This is either a Roman dish or what the Devil himself would order up. A young, milk fed (no grass feed) calf is slaughtered, and besides getting veal, brains and other delicacies from it, the intestines are used to make this delicacy--pajata. The intestines are washed, but not emptied. When cooked, the partially-digested milk inside turns into a thick, funky cheesy substance which is used as a pasta sauce, and often served on its own with crostata. No grazie!
Cieche are baby eels that migrate upriver after being born in the sea. The name, Cieche (cieco) literally means blind – these babies have no eyes. In coastal areas of Tuscany, cieche are usually fried or boiled alive. Just be careful they don't jump out when you're trying to dump them into the boiling water or saute pan.
Tuscan Blood Torte
Enough said. A torte or cake made from the blood of pigs? I've tried Argentinian blood sausage and British blood sausage, and if the flavor is anything close to what I experienced, I would never go near this stuff. But this recipe contains cocoa and has a chocolate taste, albeit a bit more... er... pungent because of the pig's blood it contains. The pudding used is similar to Sanguinaccio Dolce, a traditional recipe in the South made when a pig is slaughtered using the pig's blood, chocolate, raisins pignoli and sugar. This is an example of the Italian philosophy that nothing goes to waste, not even the last drops of blood.
Watch the video below from the Two Greedy Italians series where Gennaro shows how they make the pudding (at 9:45).
Vending Machine Pizza
As all of the above proves, Italians will eat anything... even pizza made totally inside a robotic vending machine. Not THAT's a real crime!
Let's Pizza machines were initially designed and manufactured in Northern Italy. It offers a choice of four kinds of pies, and makes the pizza while you watch the whole process through windows--adding water to flour, kneading the dough, placing the sauce and toppings, and baking the pizza via infrared oven in just 2.5 minutes. It can produce 90 to 100 pizzas before it needs to be refilled. Ugh. Just because you can, doesn't mean you should!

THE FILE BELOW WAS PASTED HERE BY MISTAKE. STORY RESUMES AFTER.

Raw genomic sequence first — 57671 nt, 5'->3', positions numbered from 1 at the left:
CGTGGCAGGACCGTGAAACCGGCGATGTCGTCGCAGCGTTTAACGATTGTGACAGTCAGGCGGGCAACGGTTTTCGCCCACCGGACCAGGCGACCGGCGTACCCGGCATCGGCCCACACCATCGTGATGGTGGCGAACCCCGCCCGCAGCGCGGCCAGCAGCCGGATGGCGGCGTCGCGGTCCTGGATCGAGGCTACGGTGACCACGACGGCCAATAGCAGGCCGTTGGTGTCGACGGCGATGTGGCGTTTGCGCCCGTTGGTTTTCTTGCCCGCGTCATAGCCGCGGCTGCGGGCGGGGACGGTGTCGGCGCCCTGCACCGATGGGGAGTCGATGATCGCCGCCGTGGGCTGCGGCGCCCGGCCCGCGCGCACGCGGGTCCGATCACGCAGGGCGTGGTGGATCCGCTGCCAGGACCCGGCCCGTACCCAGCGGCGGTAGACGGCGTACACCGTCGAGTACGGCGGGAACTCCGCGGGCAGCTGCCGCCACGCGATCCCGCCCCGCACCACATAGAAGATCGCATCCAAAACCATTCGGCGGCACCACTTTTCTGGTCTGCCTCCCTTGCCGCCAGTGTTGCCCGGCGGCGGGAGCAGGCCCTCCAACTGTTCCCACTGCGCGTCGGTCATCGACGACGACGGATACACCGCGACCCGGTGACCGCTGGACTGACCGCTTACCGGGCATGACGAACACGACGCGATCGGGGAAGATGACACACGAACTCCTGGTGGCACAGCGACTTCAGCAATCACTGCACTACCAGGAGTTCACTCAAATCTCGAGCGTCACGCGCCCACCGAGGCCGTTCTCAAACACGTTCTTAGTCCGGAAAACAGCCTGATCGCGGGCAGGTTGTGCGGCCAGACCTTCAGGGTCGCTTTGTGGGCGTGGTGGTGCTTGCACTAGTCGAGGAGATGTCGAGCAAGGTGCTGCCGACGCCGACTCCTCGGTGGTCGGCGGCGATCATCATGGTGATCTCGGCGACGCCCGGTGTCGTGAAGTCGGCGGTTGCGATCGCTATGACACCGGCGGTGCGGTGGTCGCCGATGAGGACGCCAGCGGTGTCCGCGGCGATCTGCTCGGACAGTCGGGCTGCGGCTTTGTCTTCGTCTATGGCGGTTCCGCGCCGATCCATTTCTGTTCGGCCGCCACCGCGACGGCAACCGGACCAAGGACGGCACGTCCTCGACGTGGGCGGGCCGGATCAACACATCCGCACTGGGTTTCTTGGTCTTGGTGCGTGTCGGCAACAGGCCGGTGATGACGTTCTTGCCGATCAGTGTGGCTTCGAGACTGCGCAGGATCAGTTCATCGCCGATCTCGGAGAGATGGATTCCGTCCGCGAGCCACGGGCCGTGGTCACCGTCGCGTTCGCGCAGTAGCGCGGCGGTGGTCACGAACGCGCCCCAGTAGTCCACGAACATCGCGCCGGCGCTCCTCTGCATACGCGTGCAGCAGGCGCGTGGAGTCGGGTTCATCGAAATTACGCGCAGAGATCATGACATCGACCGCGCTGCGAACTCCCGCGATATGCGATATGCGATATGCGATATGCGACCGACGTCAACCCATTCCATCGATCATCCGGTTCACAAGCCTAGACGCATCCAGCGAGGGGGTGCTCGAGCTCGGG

Ok, so vending machine pizza isn't such a big deal, but how about (suspenseful music...) Gatto in Umido? This translates as "Stewed Cat"!
Calmati, Betty White... "Gatto in Umido" is simply Stewed Cat-Fish.
As I said, we all have to keep an open mind. I hope you enjoyed this look into the traditions of culinary Italy.
Via la Cucina Italiana!
Did you ever wonder about the everyday life of Renaissance Masters, like Michelangelo? Did you wonder if they took long walks or picnics? Did they go to the local taverns to kick back a few brews and relax with the guys? Did they attend sporting events or shop for bargains at the local flea market? How about their food? What did they eat and how did they do their shopping?
Well, we can actually tell from this grocery shopping list written by Michelangelo himself in the 16th century. He ate anchovies, bread, two fennel soups, a herring (un aringa), four anchovies, tortelli, and wine (“un bocal di vino”), among other things. He drew the list as pictograms because his servant was illiterate. He would tell him what he wanted, "get the big loaf of bread, not the small one", but also sketch it so the servant could look at the images to refresh his memory while at the market.
Experts say the list is for three separate meals. He drew bread rolls as simple circles--an easy shape for his servant to remember meant - bread. For another meal, he wanted two rolls but for another, six. The herring is sketched by itself, and bowls are filled with salad and anchovies. Two dishes of stewed fennel are shown side by side (perhaps he wasn't dining alone?). For the wine, he drew a small wine carafe next to a larger one--perhaps two types, one being an after dinner, sweet wine? The tortelli (tortellini) pasta were not drawn at all. Perhaps his servant's wife made them, something he obviously would never forget if the Master asked for some.
Since the letter on the other side of the list was dated March 18, 1518, the meatless menu would make sense falling during the Lent period of fasting. Michelangelo couldn't eat meat, so it was bread, fish and veggies. Still, for its day, this was a nobleman's menu... Michelangelo was anything from a starving artist.
During this same year, Michelangelo had ordered many of his notes and sketches to be burned--the Renaissance method of shredding documents. It's amazing that this little take-out order managed to survive at all.
This grocery list is archived at the Florence museum Casa Buonarroti, where one can find many of the artist’s handwritten notes, doodles and sketches.
Anthony Bourdain passed through the sieve of humanity recently with both accolades and "I told you so"s. He developed a seedly, tattoed, chain-smoking, underbelly-of-life, Kerouac-inspired public persona, even though he lived the privileged life of celebrity and wealth. Part beat poet, part philosopher, part Lower East Side. Some say he was a cook who couldn't, so he wrote about it. He was a vagabond, for sure. You could see signs of the depressive personality in his presentations... grim expressions, smoking, drinking, pensive poses... always searching. Occasional laughter but never much joy or bliss. Perhaps he found it. Perhaps not.
He did show us the world and its food. That's something.